Earn-Out Payments and Retention Payments

In my last transaction documents blog post – before posts on credibility and premium valuations as well as a post comparing free solo climbers and bootstrappers – I continued a section by section analysis of an asset purchase agreement with an intro to ‘Purchase and Sale of Acquired Assets; Assumption of Assumed Liabilities’. Today, we will discuss ‘Earn-Out Payments and Retention Payments,’ frequently a critical component of the total consideration in a deal.

An earn-out is comprised of conditional supplementary payments incorporated in a stock purchase or asset purchase agreement. Because earn-out payments are contingent on the future performance of the acquired company, they are not included in the purchase price. An earn-out is most common when buyers and sellers are having an especially difficult time coming to agreement on valuation terms, but believe that the fit is strong otherwise. The fact that a company’s “value” is derived from so many variables means that earn-out discussions can start in a number of ways,, including the following primary cases, among others:

    • A difference of opinion about future prospects. Sellers tend to be bullish on a business’s future prospects while buyers tend to be more metered, particularly because a buyer naturally wonders what information the seller has that leads him to want to sell. In such cases an earn-out is a great way to bridge the gap. If a seller expects $(X) in revenue over (Y) years post deal and a buyer expects $(A) in revenue over (Y) years, a willingness by a seller to take a portion of total consideration only if actual performance in future years is between (A) and (X) is a tremendous signal to a buyer. Similarly a buyer’s willingness to structure an earn-out is a strong signal that its valuation-reducing concern truly lies in perceived future performance and not something else.
    • A difference of opinion about market dynamics. In the case where a seller operates in a risky market that a buyer is not currently executing in, the buyer may want to pay a lower amount to account for the perceived endemic market risks (regulatory, political, or IP are common). However, a seller may believe that their market is in no real danger from any of these threats. In such cases, an earn-out can also be a great way to bridge the gap. In my M&A practice, I often call the category of earn-out that might be employed in such a case a “drop-kick earn-out.” This is because we base the earn-out on the business simply not falling to pieces vs. excelling. Often, such an earn-out would pay a fixed amount over a number of years if entity revenue or profit remains at least flat…i.e. the business does not crash and burn due to regulatory, political, or other market upheaval.
    • Buyer fears founder exit post transaction. In businesses where management talent is important to the future prospects of the company, buyers logically fear that writing a large check to managers that are also owners will incentivize a management exodus. In such cases, an earn-out is a very obvious mechanism for keeping management incentivized post transaction. A second category of contingent payment often used when management flight is feared is known as a retention payment, or a payment based solely on a founder/manager continuing to be employed at the surviving company at the end of certain time periods post closing. Often, a combination of retention and earn-out payments is ideal to incentivize desirable founder/manager behavior post deal.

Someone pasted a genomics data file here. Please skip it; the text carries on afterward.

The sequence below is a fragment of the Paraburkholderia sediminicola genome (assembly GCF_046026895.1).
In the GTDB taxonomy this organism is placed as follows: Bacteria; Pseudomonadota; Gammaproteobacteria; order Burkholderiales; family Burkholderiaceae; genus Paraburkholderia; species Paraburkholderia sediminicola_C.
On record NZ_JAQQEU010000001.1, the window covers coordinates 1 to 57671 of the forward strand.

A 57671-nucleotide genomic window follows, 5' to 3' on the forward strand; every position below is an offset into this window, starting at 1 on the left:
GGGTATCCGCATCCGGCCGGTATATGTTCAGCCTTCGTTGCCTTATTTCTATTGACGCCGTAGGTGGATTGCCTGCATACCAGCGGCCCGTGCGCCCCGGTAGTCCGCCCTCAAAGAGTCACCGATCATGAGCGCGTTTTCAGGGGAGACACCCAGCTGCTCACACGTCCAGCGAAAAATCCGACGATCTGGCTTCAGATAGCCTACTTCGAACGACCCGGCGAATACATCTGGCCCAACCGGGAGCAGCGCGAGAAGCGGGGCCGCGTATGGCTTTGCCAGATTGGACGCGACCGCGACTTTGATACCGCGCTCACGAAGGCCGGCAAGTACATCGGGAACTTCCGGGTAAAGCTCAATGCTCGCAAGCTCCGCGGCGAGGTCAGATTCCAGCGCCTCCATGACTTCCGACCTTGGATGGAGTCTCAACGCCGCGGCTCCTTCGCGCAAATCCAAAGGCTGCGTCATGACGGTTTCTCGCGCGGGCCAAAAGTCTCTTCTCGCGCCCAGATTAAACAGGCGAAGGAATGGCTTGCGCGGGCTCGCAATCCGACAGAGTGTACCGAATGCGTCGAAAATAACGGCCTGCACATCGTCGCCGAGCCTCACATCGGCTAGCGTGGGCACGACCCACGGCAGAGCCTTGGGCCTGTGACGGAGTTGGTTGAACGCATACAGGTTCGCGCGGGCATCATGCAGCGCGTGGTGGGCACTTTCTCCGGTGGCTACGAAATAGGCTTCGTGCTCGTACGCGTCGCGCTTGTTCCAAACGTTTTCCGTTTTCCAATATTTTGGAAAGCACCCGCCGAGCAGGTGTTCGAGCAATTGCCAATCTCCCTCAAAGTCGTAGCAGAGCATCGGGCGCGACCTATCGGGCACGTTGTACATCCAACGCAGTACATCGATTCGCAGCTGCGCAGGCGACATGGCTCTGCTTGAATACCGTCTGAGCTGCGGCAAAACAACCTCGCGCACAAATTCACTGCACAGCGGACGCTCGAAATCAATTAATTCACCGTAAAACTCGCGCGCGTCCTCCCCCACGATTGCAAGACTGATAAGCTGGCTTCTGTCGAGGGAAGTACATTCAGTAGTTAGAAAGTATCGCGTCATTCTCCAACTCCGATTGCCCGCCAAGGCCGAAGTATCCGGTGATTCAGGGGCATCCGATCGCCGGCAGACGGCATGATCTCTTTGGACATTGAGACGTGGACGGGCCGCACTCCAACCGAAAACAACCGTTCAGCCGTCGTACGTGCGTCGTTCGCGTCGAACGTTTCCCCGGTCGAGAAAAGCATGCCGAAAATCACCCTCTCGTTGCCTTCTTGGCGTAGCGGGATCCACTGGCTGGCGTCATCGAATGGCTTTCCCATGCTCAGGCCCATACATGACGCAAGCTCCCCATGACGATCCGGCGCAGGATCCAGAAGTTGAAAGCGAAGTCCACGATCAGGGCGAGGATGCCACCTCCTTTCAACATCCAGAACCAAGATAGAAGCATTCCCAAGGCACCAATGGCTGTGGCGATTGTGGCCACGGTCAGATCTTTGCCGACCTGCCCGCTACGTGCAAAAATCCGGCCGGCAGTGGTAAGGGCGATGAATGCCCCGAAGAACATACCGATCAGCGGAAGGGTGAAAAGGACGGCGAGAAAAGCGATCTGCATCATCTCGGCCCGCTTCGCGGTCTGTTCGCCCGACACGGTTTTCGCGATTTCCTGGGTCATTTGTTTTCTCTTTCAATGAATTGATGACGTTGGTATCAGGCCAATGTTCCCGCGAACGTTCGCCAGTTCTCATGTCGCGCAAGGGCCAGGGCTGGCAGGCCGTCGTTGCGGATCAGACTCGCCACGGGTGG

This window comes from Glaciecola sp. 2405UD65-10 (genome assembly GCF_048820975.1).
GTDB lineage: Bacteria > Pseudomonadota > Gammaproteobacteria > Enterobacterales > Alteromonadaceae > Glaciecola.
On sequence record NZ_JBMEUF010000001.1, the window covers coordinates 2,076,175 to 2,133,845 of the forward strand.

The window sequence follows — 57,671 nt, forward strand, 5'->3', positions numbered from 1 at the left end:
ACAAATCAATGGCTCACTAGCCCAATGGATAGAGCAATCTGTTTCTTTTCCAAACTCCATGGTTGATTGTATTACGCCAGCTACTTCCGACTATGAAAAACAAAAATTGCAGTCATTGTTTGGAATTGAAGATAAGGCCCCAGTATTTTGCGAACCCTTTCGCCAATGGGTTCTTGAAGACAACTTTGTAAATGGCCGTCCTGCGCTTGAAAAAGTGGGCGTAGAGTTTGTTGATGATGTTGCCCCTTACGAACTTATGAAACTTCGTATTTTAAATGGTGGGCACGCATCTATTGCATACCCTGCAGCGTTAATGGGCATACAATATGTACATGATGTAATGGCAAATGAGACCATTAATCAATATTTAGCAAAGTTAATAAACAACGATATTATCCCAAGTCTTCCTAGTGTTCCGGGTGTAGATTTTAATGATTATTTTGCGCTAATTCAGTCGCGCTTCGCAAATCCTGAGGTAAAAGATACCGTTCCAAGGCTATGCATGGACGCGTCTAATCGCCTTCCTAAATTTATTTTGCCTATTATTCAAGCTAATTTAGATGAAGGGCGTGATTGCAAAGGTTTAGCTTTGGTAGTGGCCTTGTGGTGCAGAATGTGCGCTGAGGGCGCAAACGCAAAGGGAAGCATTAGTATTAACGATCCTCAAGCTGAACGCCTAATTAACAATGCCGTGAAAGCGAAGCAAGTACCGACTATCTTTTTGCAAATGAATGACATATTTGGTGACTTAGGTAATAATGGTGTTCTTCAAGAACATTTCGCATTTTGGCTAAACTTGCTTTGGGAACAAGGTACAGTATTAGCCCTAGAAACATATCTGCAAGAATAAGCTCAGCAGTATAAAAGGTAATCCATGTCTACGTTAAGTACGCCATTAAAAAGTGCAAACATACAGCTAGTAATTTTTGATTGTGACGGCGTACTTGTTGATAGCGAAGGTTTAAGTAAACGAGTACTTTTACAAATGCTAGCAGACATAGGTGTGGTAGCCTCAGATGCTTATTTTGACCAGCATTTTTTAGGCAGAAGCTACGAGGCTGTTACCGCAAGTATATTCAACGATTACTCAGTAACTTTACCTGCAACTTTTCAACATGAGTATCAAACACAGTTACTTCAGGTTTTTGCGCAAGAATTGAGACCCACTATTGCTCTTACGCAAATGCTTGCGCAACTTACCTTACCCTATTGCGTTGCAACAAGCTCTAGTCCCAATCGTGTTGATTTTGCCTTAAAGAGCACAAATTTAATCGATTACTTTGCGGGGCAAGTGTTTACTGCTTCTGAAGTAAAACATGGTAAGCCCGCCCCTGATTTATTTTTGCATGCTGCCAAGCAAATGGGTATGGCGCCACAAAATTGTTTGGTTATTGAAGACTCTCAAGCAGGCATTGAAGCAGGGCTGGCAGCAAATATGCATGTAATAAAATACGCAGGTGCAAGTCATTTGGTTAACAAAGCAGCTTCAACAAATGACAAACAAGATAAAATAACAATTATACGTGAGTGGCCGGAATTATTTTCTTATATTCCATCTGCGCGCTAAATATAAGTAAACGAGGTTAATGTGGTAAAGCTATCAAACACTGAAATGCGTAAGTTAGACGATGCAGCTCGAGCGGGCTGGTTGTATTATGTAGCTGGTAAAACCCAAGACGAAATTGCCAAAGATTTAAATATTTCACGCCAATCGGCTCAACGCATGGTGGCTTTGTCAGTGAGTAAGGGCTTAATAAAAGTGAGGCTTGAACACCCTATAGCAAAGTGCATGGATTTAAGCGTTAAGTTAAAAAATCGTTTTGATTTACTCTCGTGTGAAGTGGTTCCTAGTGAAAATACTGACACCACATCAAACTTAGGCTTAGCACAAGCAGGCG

In theory, an earn-out is typically fairly simple. However, in practice, structuring the right earn-out can be very complicated, particularly where many and varied interests are involved. While it is impossible to capture the universe of important earn-out-related considerations and contingencies in a relatively short blog post, I am always happy to serve as a sounding board to anyone reading that would like additional guidance regarding earn-out payments and their role in M&A. Please reach out if you’d like to engage in a longer discussion about the nature of earn-outs and how to most effectively use them to align buyer/seller interests in a transaction.

For my clients, the negotiation of earn-out and/or retention payments is just one of many services that are part of a typical engagement. In a future post, we’ll discuss how a credible M&A process and associated advisor | client team messaging related to management’s growth-driven interests + passion can reduce the chances that buyers push for retention-heavy structures. There is much that can be done in this arena to optimize terms and my firm has been very successful in driving cash heavy (low earn-out) transactions with top-of-market revenue multiples (15x+ in more than a few cases). Down the road, I’ll also likely add posts that provide examples (from my past deals) of earn-out and other retention mechanisms as well as content that details some of the nuances related to such structures. However, for now, I am going to get to some more of my weekend activities with my family.


Note: I love connecting with like-minded finance folks, entrepreneurs, and other humans. Feel free to connect with me on LinkedIn and / or Twitter if you’re so inclined.

Also, as always, please make me aware if you’d like me to dive into additional detail on certain components of an earn-out or about common pitfalls in transactions with an earn-out. I am always happy to honor requests!

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